Numbers 140. Report of Lieutenant Colonel Joseph C. Hill, Sixth Maryland Infantry.
HDQRS. SIXTH REGIMENT MARYLAND VOLUNTEERS,
April 16, 1865
CAPTAIN: I have the honor to transmit the following detailed report of the operations of this command from the storming of the enemy's works south of Petersburg, Va., April 2, 1865, to the 13th instant, when the corps arrived at this place and encamped;
On the morning of the 2nd instant we filed out of our main works and formed the center of the first battle line of the Second Brigade, the One hundred and tenth Ohio Volunteers, on our right and the One hundred and twenty-sixth Ohio Volunteers, on our left. At our about 5 a.m. the command to advance was given, and the line moved forward, completely routing and capturing the entire picket-line of the enemy in our front, after which this command dashed forward and succeeded in planting the first colors on the enemy's works in our front, supported for some minutes by a small band, consisting of six officers and about twenty men, during which time Major C. K. Prentiss, Captain Thomas Ocker, First Lieutenant Thomas Duff, and Second Lieutenant Thomas H. Goldsborough were severely wounded. The regiment being formed, we charged straight down the enemy's works, capturing many prisoners and assisted in capturing a battery of four guns, which were immediately turned upon capturing a battery of four guns, which were immediately turned upon the flying foe. The colors of the above-named battery were surrendered to First Lieutenant Samuel W. Angel, of this command. We then charged the second battery, and, in conjunction with parts of many different commands, succeeded in driving the enemy from their guns, but being unsupported were driven from their works, after a stubborn resistance, and were compelled to fall back to the battery being worked by a detachment of the Ninth New York Artillery. During this temporary reverse First Lieutenant Samuel W. Angel was mortally wounded while attempting to rally his men. We again formed, with other portions of the brigade, and retook the above-named battery. While forming the line for this charge First Lieutenant A. F. Rittenhouse was severely wounded in the leg. Our total loss during this engagement was, 6 officers wounded, 3 enlisted men killed, and 19 enlisted men wounded.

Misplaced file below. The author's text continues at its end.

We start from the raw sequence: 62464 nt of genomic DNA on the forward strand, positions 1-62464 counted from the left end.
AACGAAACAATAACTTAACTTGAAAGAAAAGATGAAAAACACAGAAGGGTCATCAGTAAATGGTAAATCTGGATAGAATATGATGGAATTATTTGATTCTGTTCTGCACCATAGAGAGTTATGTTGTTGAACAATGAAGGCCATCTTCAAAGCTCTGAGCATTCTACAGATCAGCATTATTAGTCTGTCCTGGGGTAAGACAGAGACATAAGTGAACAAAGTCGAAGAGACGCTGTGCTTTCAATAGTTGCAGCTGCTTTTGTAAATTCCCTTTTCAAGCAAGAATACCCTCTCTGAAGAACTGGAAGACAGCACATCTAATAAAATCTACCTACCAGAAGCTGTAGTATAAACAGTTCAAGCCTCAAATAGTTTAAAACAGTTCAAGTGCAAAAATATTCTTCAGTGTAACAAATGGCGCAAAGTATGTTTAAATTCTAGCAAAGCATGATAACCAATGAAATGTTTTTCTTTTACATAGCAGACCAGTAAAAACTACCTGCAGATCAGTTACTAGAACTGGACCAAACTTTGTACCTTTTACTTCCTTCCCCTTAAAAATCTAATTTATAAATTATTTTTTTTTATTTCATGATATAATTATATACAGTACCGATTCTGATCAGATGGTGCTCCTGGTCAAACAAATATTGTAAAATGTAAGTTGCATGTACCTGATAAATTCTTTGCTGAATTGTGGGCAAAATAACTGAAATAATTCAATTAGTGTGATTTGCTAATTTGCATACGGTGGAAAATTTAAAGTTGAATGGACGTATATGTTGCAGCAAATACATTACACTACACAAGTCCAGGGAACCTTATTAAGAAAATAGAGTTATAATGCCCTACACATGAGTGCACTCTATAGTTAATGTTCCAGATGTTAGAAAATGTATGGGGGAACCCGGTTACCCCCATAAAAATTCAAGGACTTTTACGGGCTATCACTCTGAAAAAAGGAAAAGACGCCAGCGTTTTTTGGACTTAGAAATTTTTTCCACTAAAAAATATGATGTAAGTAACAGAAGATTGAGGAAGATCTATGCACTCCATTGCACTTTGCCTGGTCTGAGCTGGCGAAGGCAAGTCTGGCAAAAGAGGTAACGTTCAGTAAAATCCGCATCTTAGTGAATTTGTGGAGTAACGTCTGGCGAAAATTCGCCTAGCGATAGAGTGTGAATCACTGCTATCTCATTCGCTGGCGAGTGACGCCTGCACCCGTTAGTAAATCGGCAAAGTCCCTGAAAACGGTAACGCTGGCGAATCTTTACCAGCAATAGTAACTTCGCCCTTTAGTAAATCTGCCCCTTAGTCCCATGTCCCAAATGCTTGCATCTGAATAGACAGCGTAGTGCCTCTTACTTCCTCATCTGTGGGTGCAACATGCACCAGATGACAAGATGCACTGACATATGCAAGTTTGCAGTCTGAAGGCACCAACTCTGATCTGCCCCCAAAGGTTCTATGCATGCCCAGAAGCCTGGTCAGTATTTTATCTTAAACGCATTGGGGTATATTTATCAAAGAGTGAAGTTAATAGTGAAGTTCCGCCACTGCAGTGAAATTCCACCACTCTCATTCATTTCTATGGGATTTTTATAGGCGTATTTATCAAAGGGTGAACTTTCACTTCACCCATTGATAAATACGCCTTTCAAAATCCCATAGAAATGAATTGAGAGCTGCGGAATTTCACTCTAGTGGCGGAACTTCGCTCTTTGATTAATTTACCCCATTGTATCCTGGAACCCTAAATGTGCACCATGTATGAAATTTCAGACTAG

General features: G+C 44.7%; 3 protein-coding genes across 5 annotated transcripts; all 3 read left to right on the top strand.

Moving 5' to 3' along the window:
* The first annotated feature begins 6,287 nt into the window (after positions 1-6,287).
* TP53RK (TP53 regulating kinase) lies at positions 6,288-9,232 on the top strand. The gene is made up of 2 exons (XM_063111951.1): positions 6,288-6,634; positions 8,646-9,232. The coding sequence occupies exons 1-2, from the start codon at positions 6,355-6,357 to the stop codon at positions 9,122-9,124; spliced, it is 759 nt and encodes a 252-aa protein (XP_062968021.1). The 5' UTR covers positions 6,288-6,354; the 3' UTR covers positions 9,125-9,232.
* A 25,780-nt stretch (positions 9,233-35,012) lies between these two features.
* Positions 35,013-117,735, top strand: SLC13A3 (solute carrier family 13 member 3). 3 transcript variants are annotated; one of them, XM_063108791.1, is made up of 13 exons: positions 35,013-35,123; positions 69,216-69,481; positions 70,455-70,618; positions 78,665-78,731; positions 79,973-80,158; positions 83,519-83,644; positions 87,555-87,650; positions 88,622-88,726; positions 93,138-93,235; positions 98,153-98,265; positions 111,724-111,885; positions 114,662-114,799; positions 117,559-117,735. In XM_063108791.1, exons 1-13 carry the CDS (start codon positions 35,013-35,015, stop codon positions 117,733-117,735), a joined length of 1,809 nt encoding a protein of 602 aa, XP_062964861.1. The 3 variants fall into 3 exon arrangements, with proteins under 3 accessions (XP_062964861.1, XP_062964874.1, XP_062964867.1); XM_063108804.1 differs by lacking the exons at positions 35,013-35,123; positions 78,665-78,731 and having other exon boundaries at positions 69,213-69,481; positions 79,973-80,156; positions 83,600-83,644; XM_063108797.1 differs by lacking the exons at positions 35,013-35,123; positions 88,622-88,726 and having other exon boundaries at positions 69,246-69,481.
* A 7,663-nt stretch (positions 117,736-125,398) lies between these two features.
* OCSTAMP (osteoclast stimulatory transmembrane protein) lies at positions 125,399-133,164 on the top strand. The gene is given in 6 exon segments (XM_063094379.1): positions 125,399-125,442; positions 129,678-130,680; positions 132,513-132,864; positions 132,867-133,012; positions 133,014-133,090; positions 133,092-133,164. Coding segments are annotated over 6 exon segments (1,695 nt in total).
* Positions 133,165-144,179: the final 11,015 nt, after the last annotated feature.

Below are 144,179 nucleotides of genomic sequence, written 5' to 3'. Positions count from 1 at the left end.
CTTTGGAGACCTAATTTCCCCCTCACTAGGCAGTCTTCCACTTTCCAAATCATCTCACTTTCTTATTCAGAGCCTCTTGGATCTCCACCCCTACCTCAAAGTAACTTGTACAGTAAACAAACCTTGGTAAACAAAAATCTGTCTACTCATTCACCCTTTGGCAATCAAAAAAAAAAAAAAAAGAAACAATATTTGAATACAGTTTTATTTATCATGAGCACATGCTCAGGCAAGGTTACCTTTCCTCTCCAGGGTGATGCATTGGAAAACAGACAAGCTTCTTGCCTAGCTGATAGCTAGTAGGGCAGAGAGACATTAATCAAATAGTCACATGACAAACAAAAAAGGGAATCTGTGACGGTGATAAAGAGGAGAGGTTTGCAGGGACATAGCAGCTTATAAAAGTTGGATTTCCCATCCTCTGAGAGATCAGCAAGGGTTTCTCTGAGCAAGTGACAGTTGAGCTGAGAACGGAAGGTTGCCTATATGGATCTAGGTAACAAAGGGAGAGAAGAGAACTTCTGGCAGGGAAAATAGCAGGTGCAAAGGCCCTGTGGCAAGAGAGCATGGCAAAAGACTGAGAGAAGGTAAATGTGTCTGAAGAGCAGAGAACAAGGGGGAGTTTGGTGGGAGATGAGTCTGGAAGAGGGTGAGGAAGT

I take great pleasure in calling attention to the gallant and meritorious conduct of both officers and men of this command on that momentous occasion. I cannot close this report without calling your attention to the gallant and meritorious conduct of the following-named officers and soldiers on that occasion; Major C. K. Prentiss, Adjt. J. L. Mahan, Captain John J. Bradshaw, they being the first officers in the enemy's works; also Captain John G. Simpers, Captain Thomas Ocker, First Lieutenant Thomas Duff, First Lieutenant Samuel W. Angel, First Lieutenant Charles G. Feichtner, First Lieutenant A. F. Rittenhouse, Second Lieutenant Thomas H. Goldsborough, Second Lieutenant O. H. P. Mathias; also Color-Sergt. Daniel Tatum, Company I, Color-Corpl. William J. Brown, Company K, Color-Corpl. Jesse Arnold, Company C, for planting the first colors on the enemy's works; First Sergt. Samuel Kearney, Company I, for picking up the State colors after Corporal Brown was wounded and planting them on the enemy's fort; Private Alexander Burleigh, Company B, for shooting down a rebel engaged in hand-to-hand combat with Captain John J. Bradshaw. There are many other instances of courage and bravery displayed by the offices and men of this command, but time and space will not permit of noticing them.